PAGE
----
EGU2020-2945
https://doi.org/10.5194/egusphere-egu2020-2945
EGU General Assembly 2020
© Author(s) 2020. This work is distributed under
the Creative Commons Attribution 4.0 License.

Increasing temperatures and fruit phenology – Comparing spatio-temporal trends for apple and pear in Belgium

Bianca Drepper1, Anne Gobin1,2, Wim Verjans3, and Jos Van Orshoven1
Bianca Drepper et al.
  • 1KU Leuven, Department of Earth and Environmental Sciences, Leuven, Belgium (bianca.drepper@kuleuven.be)
  • 2Flemish Institute for Technological Research (VITO), Mol, Belgium
  • 3Proefcentrum fruitteelt vzw, Sint-Truiden (Kerkom), Belgium

For several cultivars of Malus domestica (apple) and Pyrus communis (pear), records of seven decades (1950-2019) from the Research Centre for Fruit in north-east Belgium revealed that flowering occurred on average 9.5 (apple) and 11.5 (pear) days earlier following dormancy periods (October to April) that were warmer than the average (Drepper et al., 2020). However, the relationship between winter temperature and flowering date is not linear and relative delays of flowering following the warmest winters suggest that increasing temperatures before and after dormancy break (so-called chilling and forcing periods) have respectively delaying or advancing effects on the time of flowering of fruit trees in temperate regions (Drepper et al., 2020).

Well calibrated phenological models are potentially usable to support decision-making regarding (new) orchard locations, cultivar selection and frost mitigation measures. To this end a dynamic chill model was coupled to a growing degree day forcing model, calibrated and validated to the local cultivars for the Research Centre’s conditions. The combined model was applied for apple and pear on a 5km X 5km grid covering the region of Flanders in Belgium and run based on observed temperatures since 1950 from the Belgian Meteorological Institute on the one hand and regionally downscaled and adjusted temperature projections from the CORDEX project for the near future (up to 2060) on the other hand. This temporal horizon is farm practice driven and covers the lifespan of orchards planted in 2020.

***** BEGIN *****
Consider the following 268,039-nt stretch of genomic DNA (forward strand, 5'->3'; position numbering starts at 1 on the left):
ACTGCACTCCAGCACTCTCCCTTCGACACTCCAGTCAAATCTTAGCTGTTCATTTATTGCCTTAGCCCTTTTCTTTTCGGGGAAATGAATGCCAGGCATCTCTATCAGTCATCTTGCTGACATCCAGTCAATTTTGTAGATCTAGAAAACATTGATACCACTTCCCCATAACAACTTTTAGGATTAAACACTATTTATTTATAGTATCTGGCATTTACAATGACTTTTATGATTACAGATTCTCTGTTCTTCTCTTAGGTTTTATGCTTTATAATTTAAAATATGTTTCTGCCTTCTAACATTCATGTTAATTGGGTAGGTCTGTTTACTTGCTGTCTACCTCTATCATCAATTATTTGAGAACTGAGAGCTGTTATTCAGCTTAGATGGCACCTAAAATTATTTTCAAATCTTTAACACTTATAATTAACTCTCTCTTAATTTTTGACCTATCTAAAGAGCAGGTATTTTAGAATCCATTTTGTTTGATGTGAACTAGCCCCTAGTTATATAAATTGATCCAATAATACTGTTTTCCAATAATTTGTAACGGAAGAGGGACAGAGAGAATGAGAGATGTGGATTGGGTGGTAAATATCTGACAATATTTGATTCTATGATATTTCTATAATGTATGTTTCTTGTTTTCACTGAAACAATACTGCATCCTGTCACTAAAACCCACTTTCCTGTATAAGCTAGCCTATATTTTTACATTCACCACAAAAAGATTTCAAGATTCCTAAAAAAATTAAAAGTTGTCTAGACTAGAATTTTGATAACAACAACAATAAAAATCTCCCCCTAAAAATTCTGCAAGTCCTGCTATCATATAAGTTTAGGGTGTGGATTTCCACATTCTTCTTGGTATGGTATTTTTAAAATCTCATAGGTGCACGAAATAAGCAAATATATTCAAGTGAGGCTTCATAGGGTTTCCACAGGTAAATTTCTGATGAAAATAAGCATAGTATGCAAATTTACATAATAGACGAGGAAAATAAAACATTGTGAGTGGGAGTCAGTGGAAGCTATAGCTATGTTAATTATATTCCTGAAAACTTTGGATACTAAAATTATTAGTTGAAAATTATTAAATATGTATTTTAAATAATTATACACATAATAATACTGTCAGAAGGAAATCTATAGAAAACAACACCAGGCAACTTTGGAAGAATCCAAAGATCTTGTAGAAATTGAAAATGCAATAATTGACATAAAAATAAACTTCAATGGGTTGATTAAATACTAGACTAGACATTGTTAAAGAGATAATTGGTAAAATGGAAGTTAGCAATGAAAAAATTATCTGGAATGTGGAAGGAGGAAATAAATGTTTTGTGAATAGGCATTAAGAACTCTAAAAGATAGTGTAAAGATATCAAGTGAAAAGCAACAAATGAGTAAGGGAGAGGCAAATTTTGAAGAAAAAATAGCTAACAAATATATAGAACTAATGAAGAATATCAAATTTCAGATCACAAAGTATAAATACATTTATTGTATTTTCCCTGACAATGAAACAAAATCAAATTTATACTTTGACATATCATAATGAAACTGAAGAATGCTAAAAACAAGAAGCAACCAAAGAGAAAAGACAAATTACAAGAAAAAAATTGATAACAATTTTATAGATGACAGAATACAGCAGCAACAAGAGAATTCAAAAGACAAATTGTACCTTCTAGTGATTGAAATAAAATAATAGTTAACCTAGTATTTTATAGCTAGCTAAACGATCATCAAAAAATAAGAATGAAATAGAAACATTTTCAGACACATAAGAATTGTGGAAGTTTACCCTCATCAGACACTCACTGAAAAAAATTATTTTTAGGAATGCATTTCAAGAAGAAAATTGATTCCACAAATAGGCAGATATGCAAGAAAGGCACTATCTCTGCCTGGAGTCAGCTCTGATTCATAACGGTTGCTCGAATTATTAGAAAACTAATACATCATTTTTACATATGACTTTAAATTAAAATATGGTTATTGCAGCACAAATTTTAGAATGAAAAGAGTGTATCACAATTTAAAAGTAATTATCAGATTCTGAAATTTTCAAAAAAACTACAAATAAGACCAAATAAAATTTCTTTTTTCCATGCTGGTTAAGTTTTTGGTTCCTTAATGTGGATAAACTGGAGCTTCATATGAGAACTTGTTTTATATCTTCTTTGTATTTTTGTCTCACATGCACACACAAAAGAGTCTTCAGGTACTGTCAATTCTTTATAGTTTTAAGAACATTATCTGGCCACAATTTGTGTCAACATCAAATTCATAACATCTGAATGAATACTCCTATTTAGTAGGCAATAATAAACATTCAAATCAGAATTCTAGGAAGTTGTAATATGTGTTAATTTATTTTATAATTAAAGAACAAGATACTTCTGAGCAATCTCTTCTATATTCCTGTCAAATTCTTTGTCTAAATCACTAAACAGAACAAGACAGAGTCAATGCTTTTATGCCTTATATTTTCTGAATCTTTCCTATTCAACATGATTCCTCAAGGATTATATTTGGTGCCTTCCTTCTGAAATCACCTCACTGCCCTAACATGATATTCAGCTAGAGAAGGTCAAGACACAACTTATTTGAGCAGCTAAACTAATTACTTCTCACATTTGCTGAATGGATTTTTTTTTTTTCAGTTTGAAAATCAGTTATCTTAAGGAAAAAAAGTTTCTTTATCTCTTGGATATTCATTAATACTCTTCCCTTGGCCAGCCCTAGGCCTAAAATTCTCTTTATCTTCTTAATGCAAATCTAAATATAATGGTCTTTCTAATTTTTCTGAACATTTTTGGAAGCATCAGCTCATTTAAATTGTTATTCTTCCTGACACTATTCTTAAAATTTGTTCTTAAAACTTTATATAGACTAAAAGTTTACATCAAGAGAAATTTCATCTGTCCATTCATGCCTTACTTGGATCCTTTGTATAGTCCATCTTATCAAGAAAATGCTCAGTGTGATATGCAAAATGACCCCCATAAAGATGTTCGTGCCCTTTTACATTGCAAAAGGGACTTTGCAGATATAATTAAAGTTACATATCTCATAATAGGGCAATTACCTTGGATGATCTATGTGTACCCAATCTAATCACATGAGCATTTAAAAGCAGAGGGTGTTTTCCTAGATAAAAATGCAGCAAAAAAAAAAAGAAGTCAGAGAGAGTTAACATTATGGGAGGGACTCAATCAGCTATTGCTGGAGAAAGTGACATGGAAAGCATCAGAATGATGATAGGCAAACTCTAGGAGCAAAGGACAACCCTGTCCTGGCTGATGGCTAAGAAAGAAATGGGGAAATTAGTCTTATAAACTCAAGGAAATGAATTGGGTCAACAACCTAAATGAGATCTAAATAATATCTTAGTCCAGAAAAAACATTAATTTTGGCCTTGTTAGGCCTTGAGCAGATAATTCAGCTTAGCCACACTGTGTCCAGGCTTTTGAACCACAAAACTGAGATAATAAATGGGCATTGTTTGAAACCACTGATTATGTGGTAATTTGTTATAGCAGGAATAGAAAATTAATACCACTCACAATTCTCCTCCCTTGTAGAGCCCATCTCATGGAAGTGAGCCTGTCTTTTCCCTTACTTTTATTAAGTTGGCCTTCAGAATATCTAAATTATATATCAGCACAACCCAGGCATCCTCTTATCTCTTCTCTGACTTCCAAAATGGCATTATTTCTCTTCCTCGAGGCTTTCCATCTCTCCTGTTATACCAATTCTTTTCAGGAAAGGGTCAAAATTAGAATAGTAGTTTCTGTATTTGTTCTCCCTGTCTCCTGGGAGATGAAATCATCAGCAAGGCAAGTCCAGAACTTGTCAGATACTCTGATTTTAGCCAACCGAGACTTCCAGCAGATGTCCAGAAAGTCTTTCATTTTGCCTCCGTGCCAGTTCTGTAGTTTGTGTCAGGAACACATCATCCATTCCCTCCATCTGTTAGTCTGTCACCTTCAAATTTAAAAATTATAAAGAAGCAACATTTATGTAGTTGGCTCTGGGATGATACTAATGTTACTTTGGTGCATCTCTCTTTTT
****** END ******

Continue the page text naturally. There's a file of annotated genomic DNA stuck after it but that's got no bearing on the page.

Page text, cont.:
The results (forthcoming) allow to investigate spatial patterns of (i) date of start of flowering, (ii) the occurrence of frost during sensitive stages around the flowering time, (iii) timing of dormancy break as well as (iv) its interaction with forcing completion.    

 

Drepper, Bianca, Anne Gobin, Serge Remy, and Jos Van Orshoven. “Comparing Apple and Pear Phenology and Model Performance: What Seven Decades of Observations Reveal.” Agronomy 10, no. 1 (January 4, 2020): 73. https://doi.org/10.3390/agronomy10010073.

 

How to cite: Drepper, B., Gobin, A., Verjans, W., and Van Orshoven, J.: Increasing temperatures and fruit phenology – Comparing spatio-temporal trends for apple and pear in Belgium, EGU General Assembly 2020, Online, 4–8 May 2020, EGU2020-2945, https://doi.org/10.5194/egusphere-egu2020-2945, 2020

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